Asbury Park Push rides coattails of TAPinto model on electronic marketing and advertising promo

Gannett could be struggling with lawful action soon after the Asbury Park Press made use of the brand name name of a leading competitor for neighborhood news as element of an ad marketing their electronic app.

The ad asks people to “Tap into true-time reporting” – an apparent reference to the TAPinto community of regional news web-sites that rivals – and often dominates – the Asbury Park Push on the coverage of regional news.

“This is the surest indicator but that TAPinto is the undisputed leader in giving the original regional information protection New Jersey’s communities need to have and have earned,” mentioned Michael Shapiro, the operator of TAPinto.  “Given the engaged viewers we have constructed, it’s no shock that The Asbury Park Push is trying to TAPinto our achievement.”

Shapiro mentioned he is sending a stop and desist letter to Gannett objecting to their use of his manufacturer as a element of their electronic marketing and advertising supplies.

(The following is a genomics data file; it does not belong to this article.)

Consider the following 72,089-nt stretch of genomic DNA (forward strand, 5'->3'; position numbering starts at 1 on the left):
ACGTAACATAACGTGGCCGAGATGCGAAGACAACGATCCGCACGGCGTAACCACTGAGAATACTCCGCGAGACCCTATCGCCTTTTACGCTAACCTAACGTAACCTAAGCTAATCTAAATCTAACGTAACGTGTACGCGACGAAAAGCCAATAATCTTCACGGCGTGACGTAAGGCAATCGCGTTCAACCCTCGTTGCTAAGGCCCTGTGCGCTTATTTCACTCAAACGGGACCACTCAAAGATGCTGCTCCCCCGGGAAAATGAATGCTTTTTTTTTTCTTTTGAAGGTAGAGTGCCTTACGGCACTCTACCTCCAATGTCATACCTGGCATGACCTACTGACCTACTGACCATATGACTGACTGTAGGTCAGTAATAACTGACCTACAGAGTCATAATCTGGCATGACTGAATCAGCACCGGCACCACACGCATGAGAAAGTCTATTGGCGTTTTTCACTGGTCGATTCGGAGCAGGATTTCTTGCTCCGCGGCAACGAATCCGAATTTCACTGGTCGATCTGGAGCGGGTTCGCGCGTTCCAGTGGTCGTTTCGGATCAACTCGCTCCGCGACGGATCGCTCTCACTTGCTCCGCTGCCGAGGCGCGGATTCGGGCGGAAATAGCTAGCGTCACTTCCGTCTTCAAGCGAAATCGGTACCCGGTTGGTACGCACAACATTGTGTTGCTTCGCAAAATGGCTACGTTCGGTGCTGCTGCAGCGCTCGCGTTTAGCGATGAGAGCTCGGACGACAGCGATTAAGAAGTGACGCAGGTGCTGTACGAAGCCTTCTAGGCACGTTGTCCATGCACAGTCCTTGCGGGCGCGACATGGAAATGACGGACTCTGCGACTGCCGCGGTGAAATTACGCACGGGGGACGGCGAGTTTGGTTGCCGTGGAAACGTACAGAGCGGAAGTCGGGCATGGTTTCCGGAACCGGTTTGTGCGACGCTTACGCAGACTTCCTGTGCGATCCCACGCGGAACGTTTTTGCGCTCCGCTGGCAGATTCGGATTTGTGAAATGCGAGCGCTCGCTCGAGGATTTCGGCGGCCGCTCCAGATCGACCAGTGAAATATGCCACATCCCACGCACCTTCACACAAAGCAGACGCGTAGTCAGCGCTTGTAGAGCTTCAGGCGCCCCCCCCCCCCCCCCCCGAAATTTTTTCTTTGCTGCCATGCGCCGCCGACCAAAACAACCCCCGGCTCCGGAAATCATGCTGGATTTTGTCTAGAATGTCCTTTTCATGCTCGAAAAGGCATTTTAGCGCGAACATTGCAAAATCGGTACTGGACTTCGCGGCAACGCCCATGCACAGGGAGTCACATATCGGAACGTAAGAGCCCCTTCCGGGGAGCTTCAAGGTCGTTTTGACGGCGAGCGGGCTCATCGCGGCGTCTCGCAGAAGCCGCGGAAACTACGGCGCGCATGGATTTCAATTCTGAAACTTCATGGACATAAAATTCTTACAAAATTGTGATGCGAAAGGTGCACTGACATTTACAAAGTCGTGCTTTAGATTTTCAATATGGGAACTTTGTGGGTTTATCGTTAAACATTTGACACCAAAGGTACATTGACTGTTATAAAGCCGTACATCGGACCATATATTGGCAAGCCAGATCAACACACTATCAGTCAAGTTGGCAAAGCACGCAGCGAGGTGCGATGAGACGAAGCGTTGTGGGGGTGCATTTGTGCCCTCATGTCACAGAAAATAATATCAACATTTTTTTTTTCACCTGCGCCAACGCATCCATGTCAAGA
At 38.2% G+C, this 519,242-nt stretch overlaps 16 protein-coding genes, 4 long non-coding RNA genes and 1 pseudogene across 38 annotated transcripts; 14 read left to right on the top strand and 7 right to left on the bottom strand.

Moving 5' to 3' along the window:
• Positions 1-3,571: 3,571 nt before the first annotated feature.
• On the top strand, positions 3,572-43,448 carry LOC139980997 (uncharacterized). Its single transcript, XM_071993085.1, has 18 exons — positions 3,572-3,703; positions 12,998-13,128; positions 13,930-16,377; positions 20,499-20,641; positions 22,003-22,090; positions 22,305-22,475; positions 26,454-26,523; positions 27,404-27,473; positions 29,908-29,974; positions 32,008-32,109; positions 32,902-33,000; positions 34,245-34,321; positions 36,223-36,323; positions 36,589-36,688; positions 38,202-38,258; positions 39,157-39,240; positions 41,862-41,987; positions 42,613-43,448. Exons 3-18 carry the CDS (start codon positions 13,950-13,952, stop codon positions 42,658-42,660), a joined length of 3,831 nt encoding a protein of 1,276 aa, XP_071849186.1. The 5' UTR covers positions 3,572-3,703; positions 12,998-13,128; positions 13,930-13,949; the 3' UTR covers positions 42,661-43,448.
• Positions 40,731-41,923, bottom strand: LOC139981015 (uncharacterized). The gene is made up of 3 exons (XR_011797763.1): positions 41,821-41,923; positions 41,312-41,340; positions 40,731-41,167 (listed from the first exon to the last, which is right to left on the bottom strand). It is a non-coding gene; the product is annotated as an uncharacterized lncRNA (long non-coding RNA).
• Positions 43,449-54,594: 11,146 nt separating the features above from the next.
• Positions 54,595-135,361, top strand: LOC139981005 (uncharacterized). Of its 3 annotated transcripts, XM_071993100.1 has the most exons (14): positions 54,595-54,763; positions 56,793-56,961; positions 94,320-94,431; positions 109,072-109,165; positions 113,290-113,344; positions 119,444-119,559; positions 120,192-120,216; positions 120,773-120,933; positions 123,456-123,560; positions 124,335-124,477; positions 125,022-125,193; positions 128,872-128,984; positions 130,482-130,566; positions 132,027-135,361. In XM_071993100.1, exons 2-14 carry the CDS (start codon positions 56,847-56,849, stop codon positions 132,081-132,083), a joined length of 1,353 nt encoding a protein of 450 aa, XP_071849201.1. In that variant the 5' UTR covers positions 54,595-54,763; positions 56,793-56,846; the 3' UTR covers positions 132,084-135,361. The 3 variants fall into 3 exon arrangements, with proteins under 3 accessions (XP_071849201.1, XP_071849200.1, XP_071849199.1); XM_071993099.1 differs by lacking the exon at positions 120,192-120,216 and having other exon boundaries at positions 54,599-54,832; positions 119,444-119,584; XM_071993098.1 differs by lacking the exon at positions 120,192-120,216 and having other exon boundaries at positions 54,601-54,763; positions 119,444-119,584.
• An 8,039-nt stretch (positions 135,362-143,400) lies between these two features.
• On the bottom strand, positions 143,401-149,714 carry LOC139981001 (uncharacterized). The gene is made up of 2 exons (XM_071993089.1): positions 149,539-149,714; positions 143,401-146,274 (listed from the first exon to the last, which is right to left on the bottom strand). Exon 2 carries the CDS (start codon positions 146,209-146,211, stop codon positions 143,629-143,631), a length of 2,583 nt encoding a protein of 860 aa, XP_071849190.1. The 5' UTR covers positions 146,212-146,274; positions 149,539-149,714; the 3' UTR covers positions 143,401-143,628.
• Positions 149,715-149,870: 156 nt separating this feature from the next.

This is the newest try by battling New Jersey newspaper chains to diminish the significance of regional media who compete with them.

In June, previous Star-Ledger publisher Richard Vezza banged on the net news web pages like TAPinto and Patch, which have succeeded at a time when newspapers are reducing the range of reporters and cutting again on hyper-area coverage – like attending council and school board conferences.

“The assumptions that communities that shed their newspapers will get their news on-line is a whole fallacy.  The neighborhood on line news websites in New Jersey are operate by newspapers,” Vezza claimed.  “There are other on-line internet sites that purport to be community and if you stop by them, you can see their protection is skimpy and spotty at ideal.”

Vezza produced his opinions at a Condition Assembly listening to on legislation that would minimize the obligation of some taxpayer-funded legal advertising that are a worthwhile source of earnings for print newspapers.

Paul D’Ambrosio, the editor of the Asbury Park Press, did not quickly reply to a 2:21 PM e mail searching for comment.